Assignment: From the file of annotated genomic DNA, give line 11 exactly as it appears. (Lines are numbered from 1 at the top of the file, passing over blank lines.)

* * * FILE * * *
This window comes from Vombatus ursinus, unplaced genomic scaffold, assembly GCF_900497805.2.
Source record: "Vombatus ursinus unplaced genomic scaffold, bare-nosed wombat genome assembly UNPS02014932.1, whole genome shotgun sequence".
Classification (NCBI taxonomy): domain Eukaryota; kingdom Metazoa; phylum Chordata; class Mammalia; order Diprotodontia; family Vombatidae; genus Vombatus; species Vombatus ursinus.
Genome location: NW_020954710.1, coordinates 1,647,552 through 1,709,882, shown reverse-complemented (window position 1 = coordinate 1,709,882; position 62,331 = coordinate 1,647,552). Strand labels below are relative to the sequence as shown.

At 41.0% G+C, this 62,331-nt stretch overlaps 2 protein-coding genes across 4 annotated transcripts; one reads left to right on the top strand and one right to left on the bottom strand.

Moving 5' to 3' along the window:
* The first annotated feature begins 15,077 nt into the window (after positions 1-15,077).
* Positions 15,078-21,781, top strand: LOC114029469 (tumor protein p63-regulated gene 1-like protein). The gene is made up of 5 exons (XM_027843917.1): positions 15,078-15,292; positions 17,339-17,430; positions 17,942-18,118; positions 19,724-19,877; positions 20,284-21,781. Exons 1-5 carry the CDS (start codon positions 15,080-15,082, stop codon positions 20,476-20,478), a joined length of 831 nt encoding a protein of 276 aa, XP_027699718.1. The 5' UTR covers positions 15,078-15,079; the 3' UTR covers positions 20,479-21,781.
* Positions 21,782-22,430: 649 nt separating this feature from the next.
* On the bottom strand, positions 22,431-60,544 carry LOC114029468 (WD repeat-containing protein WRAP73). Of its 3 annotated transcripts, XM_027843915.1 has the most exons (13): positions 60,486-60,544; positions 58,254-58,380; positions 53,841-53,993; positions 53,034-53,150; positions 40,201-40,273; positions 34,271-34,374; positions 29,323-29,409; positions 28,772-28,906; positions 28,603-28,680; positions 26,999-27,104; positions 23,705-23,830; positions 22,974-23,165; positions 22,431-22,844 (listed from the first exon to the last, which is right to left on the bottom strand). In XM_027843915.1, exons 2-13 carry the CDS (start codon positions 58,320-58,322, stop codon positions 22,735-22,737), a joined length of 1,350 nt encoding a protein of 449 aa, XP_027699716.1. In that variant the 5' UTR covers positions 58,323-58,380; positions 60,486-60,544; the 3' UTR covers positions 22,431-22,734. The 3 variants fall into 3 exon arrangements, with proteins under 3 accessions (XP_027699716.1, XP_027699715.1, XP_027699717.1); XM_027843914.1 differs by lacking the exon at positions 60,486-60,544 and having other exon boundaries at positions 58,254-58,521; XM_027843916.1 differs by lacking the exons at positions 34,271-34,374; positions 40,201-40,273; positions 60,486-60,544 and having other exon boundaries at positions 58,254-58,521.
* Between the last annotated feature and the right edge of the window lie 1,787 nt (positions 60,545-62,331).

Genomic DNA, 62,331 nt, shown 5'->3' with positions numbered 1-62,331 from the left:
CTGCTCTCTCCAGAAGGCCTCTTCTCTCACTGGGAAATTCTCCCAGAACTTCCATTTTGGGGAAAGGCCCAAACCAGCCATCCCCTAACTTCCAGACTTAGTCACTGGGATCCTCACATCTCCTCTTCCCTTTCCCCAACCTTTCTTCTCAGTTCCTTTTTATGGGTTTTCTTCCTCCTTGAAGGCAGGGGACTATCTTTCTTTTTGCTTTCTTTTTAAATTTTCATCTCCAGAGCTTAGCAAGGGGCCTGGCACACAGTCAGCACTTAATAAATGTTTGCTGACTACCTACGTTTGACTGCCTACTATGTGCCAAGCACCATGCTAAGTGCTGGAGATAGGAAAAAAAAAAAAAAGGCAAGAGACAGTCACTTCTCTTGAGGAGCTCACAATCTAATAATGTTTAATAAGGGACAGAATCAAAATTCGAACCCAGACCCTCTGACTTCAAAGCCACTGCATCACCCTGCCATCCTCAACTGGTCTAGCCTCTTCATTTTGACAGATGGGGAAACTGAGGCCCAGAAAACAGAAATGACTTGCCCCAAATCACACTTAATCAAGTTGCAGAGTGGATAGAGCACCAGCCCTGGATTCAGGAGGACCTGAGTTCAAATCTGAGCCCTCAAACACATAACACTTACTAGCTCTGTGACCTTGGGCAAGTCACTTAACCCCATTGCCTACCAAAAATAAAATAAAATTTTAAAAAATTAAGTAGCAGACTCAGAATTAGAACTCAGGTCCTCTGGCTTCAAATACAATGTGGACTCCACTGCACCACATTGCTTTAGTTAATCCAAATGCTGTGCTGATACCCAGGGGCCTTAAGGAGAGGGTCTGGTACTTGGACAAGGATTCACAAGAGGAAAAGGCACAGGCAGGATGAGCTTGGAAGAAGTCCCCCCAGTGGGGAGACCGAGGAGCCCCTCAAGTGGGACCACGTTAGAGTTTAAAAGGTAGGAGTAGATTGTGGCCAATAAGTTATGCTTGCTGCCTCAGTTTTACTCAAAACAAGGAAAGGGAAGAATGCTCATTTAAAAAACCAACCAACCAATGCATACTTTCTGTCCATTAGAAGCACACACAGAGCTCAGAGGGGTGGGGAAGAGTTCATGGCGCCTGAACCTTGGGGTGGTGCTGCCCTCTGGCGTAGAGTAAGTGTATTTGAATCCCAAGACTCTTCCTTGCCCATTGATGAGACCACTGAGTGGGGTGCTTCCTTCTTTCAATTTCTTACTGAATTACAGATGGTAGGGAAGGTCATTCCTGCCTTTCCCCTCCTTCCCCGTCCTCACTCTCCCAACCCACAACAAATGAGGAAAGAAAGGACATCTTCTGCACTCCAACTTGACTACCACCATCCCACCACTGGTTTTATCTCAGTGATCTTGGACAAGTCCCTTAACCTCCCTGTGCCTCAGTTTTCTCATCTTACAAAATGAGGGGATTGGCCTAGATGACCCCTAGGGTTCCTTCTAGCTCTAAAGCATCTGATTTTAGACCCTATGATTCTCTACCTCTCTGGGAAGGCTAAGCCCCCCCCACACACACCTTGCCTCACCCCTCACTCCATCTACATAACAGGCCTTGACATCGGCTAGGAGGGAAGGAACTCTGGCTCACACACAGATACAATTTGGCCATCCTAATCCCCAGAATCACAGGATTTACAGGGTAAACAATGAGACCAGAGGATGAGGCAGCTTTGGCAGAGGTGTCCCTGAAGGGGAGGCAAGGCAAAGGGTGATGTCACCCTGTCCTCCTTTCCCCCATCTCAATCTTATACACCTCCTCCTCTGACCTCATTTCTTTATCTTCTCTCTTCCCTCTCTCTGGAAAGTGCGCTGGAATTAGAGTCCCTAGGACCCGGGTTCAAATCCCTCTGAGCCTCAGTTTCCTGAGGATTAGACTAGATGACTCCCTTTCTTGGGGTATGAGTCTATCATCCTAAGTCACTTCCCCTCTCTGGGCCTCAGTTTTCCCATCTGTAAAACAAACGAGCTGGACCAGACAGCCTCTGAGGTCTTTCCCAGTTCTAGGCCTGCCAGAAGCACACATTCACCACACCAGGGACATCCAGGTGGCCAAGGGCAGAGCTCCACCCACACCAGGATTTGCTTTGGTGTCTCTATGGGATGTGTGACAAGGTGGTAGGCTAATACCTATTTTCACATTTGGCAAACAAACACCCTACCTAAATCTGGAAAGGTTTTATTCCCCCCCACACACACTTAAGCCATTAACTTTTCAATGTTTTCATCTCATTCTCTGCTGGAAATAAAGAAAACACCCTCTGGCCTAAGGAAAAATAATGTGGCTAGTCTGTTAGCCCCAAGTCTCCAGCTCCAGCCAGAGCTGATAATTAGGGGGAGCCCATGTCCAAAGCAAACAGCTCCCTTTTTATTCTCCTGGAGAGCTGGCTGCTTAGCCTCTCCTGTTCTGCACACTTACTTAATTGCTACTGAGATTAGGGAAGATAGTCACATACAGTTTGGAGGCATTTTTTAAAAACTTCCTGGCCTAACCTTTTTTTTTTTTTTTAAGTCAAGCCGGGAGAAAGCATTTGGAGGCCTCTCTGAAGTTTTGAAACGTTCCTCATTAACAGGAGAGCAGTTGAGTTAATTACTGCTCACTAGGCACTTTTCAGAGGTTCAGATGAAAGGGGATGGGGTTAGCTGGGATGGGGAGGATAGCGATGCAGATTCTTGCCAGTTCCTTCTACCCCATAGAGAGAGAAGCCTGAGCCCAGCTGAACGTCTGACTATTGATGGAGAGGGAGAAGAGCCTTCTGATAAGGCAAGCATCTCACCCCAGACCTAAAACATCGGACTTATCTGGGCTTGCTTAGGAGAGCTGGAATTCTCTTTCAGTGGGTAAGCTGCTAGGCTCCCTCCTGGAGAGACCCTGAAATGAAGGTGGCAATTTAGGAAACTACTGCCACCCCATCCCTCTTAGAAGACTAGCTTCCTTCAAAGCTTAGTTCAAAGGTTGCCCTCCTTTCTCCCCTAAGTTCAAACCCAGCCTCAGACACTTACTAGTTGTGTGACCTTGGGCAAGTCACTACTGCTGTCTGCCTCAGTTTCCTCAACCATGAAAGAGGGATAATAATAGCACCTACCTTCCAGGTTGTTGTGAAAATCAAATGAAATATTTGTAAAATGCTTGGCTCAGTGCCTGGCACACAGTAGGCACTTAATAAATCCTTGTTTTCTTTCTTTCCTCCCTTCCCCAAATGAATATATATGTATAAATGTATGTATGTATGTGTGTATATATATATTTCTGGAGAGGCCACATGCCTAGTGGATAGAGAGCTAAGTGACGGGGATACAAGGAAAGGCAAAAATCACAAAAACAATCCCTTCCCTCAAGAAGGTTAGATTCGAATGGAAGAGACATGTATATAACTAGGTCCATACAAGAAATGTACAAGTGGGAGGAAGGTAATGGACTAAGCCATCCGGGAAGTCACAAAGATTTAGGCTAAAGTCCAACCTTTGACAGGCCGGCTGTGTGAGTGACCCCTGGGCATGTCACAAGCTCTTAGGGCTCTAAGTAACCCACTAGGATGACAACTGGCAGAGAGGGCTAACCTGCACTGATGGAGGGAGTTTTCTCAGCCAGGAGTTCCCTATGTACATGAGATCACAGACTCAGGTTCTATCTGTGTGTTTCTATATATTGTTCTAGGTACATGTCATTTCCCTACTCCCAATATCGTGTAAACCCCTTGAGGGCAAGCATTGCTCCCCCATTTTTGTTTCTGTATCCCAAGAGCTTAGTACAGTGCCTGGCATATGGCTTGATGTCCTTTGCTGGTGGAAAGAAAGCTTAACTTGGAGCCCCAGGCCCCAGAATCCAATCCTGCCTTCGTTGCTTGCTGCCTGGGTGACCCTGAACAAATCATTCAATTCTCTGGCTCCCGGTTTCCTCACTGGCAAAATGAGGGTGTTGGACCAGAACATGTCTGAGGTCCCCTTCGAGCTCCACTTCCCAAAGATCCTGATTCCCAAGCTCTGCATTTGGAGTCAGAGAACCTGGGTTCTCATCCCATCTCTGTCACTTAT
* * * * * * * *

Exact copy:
* Between the last annotated feature and the right edge of the window lie 1,787 nt (positions 60,545-62,331).